Coverage of international crises shaped by trends

Global activism requires help from media to keep momentum, stay relevant

Tuesday, April 7th, 2009

Global events

With the 50th anniversary of the Tibetan uprising just recently past, Tibet is once again making front-page headlines and news broadcasts.

The 1960s were ridden with protests and rallies for a Free Tibet, but only recently did the Beijing Olympics, followed by the 50th anniversary of the uprising bring the public eye back to Tibet. For decades media outlets fell mostly silent on the issue, even though Tibet continued to fight for independence and even though the Dalai Lama remains living in exile.

“Movements have their ups and downs ... but that’s just part of the reality that all movements and causes have to deal with,” said Tsering Lama, Canadian director of Students for a Free Tibet.

“Regardless of whether mainstream media covers us ... we’ll do our best to harness new forms of media to keep the movement alive.”

Tibet’s struggles with media coverage represent a larger trend, especially in daily media: the tendency to quickly shift from one international crisis to another rather than follow an issue to the very end.

According to Scott Colby, an editor at the Toronto Star, this is a common pattern in news mediums.

“The reason it’s called news is because the word ‘new’ is in it,” Colby said.

He explained how continuing coverage of crises such as the tsunami in Indonesia can become repetitive and overwhelming for readers.

Glen Pearson, London North Centre Member of Parliament, agreed media outlets are often mostly interested in featuring shocking crises.

“When you have a crisis like a tsunami or a civil war, the media covers that ... Once the war [in Sudan] ended and it became just a development issue, it also became less interesting,” he said.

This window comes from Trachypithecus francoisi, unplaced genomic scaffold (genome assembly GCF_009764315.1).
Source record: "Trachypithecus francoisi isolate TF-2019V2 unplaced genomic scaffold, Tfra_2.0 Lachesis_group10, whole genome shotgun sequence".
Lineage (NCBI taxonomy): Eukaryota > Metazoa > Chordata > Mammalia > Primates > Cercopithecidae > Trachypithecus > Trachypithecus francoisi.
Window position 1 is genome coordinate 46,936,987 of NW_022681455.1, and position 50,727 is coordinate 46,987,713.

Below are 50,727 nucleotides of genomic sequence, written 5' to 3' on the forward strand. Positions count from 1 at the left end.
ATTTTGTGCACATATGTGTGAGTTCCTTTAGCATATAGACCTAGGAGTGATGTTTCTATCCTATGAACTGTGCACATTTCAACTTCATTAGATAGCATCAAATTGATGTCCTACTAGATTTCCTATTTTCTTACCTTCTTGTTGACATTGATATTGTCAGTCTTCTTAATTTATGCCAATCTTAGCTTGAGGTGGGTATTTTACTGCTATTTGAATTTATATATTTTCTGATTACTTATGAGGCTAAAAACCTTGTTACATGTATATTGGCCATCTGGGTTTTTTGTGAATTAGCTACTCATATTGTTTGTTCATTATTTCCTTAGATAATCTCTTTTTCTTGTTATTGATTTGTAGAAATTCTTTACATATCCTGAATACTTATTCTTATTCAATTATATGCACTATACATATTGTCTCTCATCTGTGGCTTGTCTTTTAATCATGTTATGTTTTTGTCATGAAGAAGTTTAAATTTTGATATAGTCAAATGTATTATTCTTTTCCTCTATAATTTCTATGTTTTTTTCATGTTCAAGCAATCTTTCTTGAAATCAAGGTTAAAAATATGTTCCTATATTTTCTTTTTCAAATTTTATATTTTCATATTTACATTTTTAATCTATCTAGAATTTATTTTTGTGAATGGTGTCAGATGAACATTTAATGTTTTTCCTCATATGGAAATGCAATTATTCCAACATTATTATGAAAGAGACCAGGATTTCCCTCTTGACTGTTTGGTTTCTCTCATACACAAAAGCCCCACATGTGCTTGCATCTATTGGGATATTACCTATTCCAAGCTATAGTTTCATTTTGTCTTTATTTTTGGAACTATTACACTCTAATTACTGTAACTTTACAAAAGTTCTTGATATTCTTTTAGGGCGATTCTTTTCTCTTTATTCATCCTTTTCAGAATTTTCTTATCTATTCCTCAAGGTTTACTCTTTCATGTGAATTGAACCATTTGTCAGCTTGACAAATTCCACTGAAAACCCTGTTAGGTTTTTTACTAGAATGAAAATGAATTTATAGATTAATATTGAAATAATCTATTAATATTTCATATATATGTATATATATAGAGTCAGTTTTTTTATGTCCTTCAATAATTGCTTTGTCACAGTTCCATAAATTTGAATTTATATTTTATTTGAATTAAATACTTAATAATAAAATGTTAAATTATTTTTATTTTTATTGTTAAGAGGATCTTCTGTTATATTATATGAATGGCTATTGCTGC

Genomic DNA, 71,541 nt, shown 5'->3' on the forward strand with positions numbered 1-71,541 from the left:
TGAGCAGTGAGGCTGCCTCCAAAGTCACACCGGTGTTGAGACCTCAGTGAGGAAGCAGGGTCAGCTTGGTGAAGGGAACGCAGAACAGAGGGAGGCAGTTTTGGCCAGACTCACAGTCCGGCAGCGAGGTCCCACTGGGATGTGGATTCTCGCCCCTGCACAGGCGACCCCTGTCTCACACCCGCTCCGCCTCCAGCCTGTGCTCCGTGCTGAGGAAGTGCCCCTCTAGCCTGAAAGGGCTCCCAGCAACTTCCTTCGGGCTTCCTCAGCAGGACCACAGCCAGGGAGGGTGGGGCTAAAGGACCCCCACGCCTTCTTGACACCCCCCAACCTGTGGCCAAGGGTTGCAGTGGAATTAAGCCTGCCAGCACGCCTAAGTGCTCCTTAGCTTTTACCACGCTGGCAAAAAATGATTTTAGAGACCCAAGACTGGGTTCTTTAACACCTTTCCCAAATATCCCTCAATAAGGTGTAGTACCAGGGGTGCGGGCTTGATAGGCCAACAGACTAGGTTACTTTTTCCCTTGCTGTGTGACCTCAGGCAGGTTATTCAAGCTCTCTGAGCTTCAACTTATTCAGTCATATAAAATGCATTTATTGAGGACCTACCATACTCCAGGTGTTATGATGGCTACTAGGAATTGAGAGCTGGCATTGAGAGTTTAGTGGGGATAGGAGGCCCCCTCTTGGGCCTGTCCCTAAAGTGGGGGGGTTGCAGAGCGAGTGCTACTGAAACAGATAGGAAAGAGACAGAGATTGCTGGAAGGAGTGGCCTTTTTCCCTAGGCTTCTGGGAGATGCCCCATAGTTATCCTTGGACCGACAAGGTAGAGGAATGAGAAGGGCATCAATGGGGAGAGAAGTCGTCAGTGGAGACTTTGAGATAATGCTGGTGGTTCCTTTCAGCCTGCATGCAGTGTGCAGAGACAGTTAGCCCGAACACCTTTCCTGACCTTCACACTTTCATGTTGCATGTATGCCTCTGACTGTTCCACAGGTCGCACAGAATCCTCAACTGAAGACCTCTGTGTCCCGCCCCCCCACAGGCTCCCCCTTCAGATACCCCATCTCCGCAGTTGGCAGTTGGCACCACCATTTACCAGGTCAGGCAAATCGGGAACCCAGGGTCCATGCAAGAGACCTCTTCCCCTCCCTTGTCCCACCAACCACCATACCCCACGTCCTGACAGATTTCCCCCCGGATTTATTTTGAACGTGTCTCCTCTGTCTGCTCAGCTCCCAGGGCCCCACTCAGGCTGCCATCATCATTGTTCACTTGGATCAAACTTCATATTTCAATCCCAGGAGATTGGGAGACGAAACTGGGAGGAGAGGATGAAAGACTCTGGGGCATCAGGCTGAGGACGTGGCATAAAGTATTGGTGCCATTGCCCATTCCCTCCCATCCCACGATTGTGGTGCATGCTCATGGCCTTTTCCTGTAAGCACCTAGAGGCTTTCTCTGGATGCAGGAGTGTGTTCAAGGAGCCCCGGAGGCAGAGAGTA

Agitation from the public or celebrity involvement has proven an effective strategy for maintaining the media’s interest in a crisis. Colby speculated how Tibet has been a popular news topic lately partly because of the large population of new-age Hollywood Buddhists.

Celebrities have been involved in humanitarian crises since the original version of “We are the World” was performed by British celebrities to raise money for the famine in Ethiopia, Colby said.

He pointed to Darfur as an example.

“When George Clooney and Matt Damon got involved [in Darfur], that really raised its profile,” he said.

Alex Hodgson, vice-president media for Students Taking Action Now: Darfur at Western, agreed celebrities can help raise awareness.

“When someone like George Clooney gets involved, it kind of becomes a sexy topic,” she noted. “It’s good, I’m glad there are people out there that feel passionate about it, but it’s funny how people respond when someone like George Clooney gets up and starts talking about it.”

Hodgson said celebrities can help gain media coverage, but only temporarily.

“When [celebrities] come on board ... it’ll boost interest for a while until it fades away again,” she said.